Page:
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Centrifugal acceleration in rotating frame

  1. Feb 3, 2016 #1
    1. The problem statement, all variables and given/known data
    I have a doubt about the way to calculate the centrifugal acceleration for a point P that rotates with angular velocity ##w_1## wtr a inertial frame on a platform that rotates with angular velocity ##w## (##w_1>w)##. I want to find the centrifugal acceleration in the rotating frame.

    2. Relevant equations
    Centripetal force = - centrifugal force

    3. The attempt at a solution
    I don't have clear if I have to consider the relative angular velocity ##w_r=w_1-w##
    and write ##a'_{centrifugal}=w_r^2 r##

    or ##a_{centrifugal}=w_1^2 r- w^2 r##
     
  2. jcsd
  3. Feb 3, 2016 #2

    andrewkirk

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    How is this question different from the one you asked in this thread, and which was answered in that thread?
     
  4. Feb 3, 2016 #3
    you are right, it's similar. But it is a more general question and I wasn't sure that I wouldn't be wrong applying the reasoning that you linked...
    Now I can conclude that ##a_{centrifugal}=w_r^2 r## and I don't have to subtract ##w_1^2r## and ##w^2r##... but what do I obtain if I do ##w_1^2r -w^2r##? A lot of thanks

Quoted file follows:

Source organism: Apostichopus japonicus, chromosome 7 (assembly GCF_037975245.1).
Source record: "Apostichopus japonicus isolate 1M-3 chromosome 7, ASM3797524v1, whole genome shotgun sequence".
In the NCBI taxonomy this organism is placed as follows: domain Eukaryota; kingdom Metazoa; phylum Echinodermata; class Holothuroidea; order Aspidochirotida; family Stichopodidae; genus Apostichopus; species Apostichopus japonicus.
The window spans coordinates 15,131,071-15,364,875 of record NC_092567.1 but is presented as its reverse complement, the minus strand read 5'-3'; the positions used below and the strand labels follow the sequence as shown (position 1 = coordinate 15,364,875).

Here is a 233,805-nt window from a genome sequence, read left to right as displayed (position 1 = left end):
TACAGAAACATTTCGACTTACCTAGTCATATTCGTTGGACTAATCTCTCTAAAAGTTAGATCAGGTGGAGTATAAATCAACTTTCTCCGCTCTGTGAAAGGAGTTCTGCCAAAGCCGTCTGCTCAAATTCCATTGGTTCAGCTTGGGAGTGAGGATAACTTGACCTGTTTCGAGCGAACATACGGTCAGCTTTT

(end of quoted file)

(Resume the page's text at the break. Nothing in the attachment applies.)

____

    edit: Mmmmh, no. This question is different from the question that I have posted some days ago.
    In that question I asked the acceleration of the ball in a non inertial frame.
    In this question, I'm asking for the centrifugal acceleration that the point P "feels" in the frame of the platform.
    In the question you linked, I asked for a', the total acceleration that the point P "feels" in the platform frame.
     
    Last edited: Feb 3, 2016
  5. Feb 3, 2016 #4

    andrewkirk

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    'Felt' acceleration is frame independent. If it weren't, whether a dropped class breaks upon hitting the floor would depend on what frame of reference we were using to measure it. So 'in the frame of the platform' is meaningless.
    Also, note that centrifugal acceleration of a rotating body with constant distance from the axis of rotation will always be negative, because it has to undergo a positive centripetal acceleration in order to maintain the constant distance.
    In general, the word 'centrifugal' is best used only for things like string tensions and felt accelerations. 'Centripetal' acceleration is the important concept, which is what keeps the body in circular motion.
     
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